Motherhood, I am finding out, has its moments of truth, periods of time when split-second decisions can change the course of childhood and set a new standard on how to parent.
These decisions don’t involve what diapers to buy or what pain reliever to choose that won’t cause a reaction. Those high-maintenance days are pretty much over for me after four years straight.
My daughters and I have reached the “car salesman” stage of our lives, where every little life detail is negotiated and on some days they could sell me a Pacer. Parents of preschoolers know that they always have to be “on” – ready to act and prepared to react. The wrong move, in some cases, could have drastic consequences.
At last weekend’s YWCA Spring Fair in Bangor, the girls’ father, Don Seavey, and I made the right decisions. Quickly.
After cruising on the merry-go-round, bouncing in the inflatable giraffe house and spinning to the point of almost losing her stomach on the
twirling cups, my 4-year-old, MaggieBeth, stood at the gate of a fake rock wall and proclaimed, “I want to do that.”
This rock wall was 40 feet tall, straight up. Way, way up. Neck strain up.
Still MaggieBeth was determined to tackle the formidable facade, getting strapped into the harness-and-pulley safety contraption by one attendant as another asked me for $4. MaggieBeth’s will outweighed my desire to say no, and I let her go. Well, actually I’ve convinced myself I gave MaggieBeth permission to climb the wall, when in reality she decided for me.
As MaggieBeth struggled to grip her feet and hands on the wall, I immediately thought, “OK, she’s going to walk away from it.” I planned to applaud her for trying and to assure her that next year, when she’s 5, she can try it again.
But my string bean of a child, with no muscle mass on her body to speak of, started scurrying upwards in moves that would make Spider-Man take note.
About halfway up, MaggieBeth lost part of her footing, her body swinging away from the wall like a door being pushed open by a breeze. Her left hand and left foot were holding on, acting like a hinge that not only opens, but closes too.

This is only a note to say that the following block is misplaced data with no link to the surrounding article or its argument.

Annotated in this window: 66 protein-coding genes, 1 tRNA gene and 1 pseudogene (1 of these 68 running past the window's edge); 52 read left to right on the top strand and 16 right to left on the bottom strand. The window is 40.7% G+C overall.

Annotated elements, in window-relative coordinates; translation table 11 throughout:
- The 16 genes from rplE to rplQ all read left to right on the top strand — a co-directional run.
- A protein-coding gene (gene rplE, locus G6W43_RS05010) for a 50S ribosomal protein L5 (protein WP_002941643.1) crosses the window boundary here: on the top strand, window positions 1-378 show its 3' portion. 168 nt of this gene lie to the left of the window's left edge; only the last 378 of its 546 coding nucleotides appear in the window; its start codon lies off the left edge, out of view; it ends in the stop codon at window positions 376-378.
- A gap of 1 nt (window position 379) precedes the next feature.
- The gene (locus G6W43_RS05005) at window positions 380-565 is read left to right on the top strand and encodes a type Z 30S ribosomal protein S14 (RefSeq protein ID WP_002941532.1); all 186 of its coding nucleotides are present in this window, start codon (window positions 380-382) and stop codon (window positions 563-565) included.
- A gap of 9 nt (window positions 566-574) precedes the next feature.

Airborne, MaggieBeth got an aerial view of the fair, and her face was a bit fearful. She could have quit, but instead she swung back and locked on. She took off climbing again, moving her toothpick-shaped arms and legs upward until she got to the top.
Back on the ground, we high-fived and I squeezed her tight. “You did it,” I said proudly. She said she was a bit tired and admitted that she had been scared. Again I said, “You did it!”
“Yep, I did!” she answered, her voice singing with that’s-a-fact confidence.
With a spring in her step, she moved to the next activity, an inflatable obstacle course that ends with climbing – and descending – a 30-foot air-filled slide. MaggieBeth’s younger sister, 3-year-old Lauren, wanted to travel the course, too.
Partway, Lauren got a little scared. Don, who was outside the course, stayed with her, tracking her every step while encouraging her with “you can do its.” I watched from the bottom of the slide as MaggieBeth quickly flew down it, her hair dancing in the wind.
Moments later, Lauren got to the top of the slide. She sat there, looked down and wondered how she was going to get to the bottom. A gentleman and his daughters helped her down by locking arms and sliding together.
Even though she was uneasy about the slide, Lauren immediately said in her special way of mixing words that she wanted to do it again. And again, she was scared to come down the slide. MaggieBeth climbed a third of the way up to try to catch her, and that assurance convinced Lauren to let go.
The third time, Lauren tackled the slide by herself. Her face illuminated with a sense of pride that was much brighter than the lights on a nearby ride. We high-fived and before I could hug her, she was back in line to do it again.
Last Sunday, I watched my babies climb and slide their way to independence. I was awestruck by their persistence. There was no fear holding them back even though they were nervous.
I cheered, and I cried. They just exclaimed, “wheee.”
My daughters’ didn’t know that their adventures were childhood milestones, small development steps that slowly but surely lessened their dependence on me. Although it’s hard to admit, I’m OK with that.
What I learned last weekend is that I don’t want to be a parent who tells my daughters, “you can’t do that.” If repeated often enough, “you can’t do that” becomes a negative weight on their psyche, a deterrent that stops them from challenging themselves and finding their potential.
I recognize that for safety reasons, there will be certain situations where I will have to say, “you can’t do that.” I’ll try to explain why each of the 15 million times that they ask me, “how come?”
I just have to be alert enough to identify which moments are actually “let-them-go” ones.
But what I didn’t realize until last weekend is that this stage of parenthood, the cutting the apron strings part, had arrived so quickly.
I could feel the wind whipping through my hair.
Deborah Turcotte covers business at the NEWS. She can be reached at 990-8133 or firstname.lastname@example.org.